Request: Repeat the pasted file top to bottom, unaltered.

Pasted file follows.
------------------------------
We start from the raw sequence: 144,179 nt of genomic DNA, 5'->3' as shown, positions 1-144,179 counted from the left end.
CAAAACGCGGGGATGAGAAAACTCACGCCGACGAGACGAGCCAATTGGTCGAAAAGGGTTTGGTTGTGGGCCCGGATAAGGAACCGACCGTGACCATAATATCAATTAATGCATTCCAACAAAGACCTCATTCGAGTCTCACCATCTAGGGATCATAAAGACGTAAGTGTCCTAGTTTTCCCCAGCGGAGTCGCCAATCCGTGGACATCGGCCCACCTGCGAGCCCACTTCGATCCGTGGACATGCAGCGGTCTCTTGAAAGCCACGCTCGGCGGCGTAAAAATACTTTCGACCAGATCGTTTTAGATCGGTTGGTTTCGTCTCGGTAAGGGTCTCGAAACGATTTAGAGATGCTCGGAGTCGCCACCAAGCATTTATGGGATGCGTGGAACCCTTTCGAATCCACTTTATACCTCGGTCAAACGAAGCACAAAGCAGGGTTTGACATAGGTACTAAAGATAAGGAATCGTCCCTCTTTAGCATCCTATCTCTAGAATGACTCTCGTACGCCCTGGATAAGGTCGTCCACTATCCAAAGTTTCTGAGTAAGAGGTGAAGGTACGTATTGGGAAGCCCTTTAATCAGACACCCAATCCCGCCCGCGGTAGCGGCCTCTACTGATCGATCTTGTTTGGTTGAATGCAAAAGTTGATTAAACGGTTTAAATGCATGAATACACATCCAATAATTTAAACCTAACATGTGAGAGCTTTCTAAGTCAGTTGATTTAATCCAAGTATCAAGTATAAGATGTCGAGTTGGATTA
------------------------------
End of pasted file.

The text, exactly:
We start from the raw sequence: 144,179 nt of genomic DNA, 5'->3' as shown, positions 1-144,179 counted from the left end.
CAAAACGCGGGGATGAGAAAACTCACGCCGACGAGACGAGCCAATTGGTCGAAAAGGGTTTGGTTGTGGGCCCGGATAAGGAACCGACCGTGACCATAATATCAATTAATGCATTCCAACAAAGACCTCATTCGAGTCTCACCATCTAGGGATCATAAAGACGTAAGTGTCCTAGTTTTCCCCAGCGGAGTCGCCAATCCGTGGACATCGGCCCACCTGCGAGCCCACTTCGATCCGTGGACATGCAGCGGTCTCTTGAAAGCCACGCTCGGCGGCGTAAAAATACTTTCGACCAGATCGTTTTAGATCGGTTGGTTTCGTCTCGGTAAGGGTCTCGAAACGATTTAGAGATGCTCGGAGTCGCCACCAAGCATTTATGGGATGCGTGGAACCCTTTCGAATCCACTTTATACCTCGGTCAAACGAAGCACAAAGCAGGGTTTGACATAGGTACTAAAGATAAGGAATCGTCCCTCTTTAGCATCCTATCTCTAGAATGACTCTCGTACGCCCTGGATAAGGTCGTCCACTATCCAAAGTTTCTGAGTAAGAGGTGAAGGTACGTATTGGGAAGCCCTTTAATCAGACACCCAATCCCGCCCGCGGTAGCGGCCTCTACTGATCGATCTTGTTTGGTTGAATGCAAAAGTTGATTAAACGGTTTAAATGCATGAATACACATCCAATAATTTAAACCTAACATGTGAGAGCTTTCTAAGTCAGTTGATTTAATCCAAGTATCAAGTATAAGATGTCGAGTTGGATTA